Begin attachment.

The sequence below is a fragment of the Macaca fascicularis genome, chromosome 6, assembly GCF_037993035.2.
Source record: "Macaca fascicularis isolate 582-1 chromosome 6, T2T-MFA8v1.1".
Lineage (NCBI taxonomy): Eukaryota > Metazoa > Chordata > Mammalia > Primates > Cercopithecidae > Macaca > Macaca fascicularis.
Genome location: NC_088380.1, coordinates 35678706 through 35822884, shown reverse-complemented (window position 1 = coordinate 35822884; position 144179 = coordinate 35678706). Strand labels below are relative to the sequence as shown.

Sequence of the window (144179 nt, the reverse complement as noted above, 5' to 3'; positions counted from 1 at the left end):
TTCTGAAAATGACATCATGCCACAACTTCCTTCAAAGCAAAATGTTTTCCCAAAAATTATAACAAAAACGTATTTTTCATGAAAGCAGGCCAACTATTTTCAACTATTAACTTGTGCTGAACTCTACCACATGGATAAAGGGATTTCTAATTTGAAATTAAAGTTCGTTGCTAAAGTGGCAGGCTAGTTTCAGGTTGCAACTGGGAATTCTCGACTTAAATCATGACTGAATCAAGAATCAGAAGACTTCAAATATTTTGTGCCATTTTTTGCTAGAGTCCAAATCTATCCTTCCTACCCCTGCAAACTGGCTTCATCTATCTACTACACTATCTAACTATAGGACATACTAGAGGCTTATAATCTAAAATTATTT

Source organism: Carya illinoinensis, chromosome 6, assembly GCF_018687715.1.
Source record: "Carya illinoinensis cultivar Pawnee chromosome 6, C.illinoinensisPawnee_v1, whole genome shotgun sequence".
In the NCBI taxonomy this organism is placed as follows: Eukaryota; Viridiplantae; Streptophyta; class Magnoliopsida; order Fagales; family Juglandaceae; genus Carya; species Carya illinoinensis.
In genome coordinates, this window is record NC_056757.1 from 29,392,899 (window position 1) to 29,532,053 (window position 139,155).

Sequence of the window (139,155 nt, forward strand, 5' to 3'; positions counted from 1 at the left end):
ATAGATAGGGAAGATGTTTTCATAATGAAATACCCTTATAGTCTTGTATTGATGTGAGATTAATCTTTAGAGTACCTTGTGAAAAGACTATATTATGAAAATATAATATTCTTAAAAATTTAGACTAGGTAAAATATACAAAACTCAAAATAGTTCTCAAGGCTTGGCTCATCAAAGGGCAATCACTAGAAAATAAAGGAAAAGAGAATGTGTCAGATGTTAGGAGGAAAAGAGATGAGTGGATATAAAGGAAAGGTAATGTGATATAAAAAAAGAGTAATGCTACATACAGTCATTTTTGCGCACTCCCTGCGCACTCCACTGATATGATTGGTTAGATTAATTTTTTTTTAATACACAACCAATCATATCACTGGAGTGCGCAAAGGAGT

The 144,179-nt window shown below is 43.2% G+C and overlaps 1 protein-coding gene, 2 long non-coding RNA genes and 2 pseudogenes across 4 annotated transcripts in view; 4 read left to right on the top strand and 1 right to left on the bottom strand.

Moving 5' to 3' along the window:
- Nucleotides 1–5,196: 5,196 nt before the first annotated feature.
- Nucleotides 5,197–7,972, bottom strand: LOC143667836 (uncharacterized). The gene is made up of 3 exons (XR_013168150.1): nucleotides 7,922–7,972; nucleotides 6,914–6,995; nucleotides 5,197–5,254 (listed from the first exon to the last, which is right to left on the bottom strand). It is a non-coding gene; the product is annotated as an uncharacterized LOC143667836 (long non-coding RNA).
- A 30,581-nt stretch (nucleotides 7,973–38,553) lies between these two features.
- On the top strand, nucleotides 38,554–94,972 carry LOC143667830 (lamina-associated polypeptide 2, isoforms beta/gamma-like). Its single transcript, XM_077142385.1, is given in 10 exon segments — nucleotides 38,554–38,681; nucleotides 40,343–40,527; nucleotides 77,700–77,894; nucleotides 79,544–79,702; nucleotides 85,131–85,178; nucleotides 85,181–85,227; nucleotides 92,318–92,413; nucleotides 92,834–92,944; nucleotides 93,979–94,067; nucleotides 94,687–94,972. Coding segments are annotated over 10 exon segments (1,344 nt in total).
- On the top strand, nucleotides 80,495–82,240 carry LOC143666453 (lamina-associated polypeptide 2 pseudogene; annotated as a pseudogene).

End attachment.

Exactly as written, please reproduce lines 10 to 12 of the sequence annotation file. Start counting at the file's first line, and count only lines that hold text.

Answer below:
In genome coordinates, this window is record NC_056757.1 from 29,392,899 (window position 1) to 29,532,053 (window position 139,155).

Sequence of the window (139,155 nt, forward strand, 5' to 3'; positions counted from 1 at the left end):
ATAGATAGGGAAGATGTTTTCATAATGAAATACCCTTATAGTCTTGTATTGATGTGAGATTAATCTTTAGAGTACCTTGTGAAAAGACTATATTATGAAAATATAATATTCTTAAAAATTTAGACTAGGTAAAATATACAAAACTCAAAATAGTTCTCAAGGCTTGGCTCATCAAAGGGCAATCACTAGAAAATAAAGGAAAAGAGAATGTGTCAGATGTTAGGAGGAAAAGAGATGAGTGGATATAAAGGAAAGGTAATGTGATATAAAAAAAGAGTAATGCTACATACAGTCATTTTTGCGCACTCCCTGCGCACTCCACTGATATGATTGGTTAGATTAATTTTTTTTTAATACACAACCAATCATATCACTGGAGTGCGCAAAGGAGT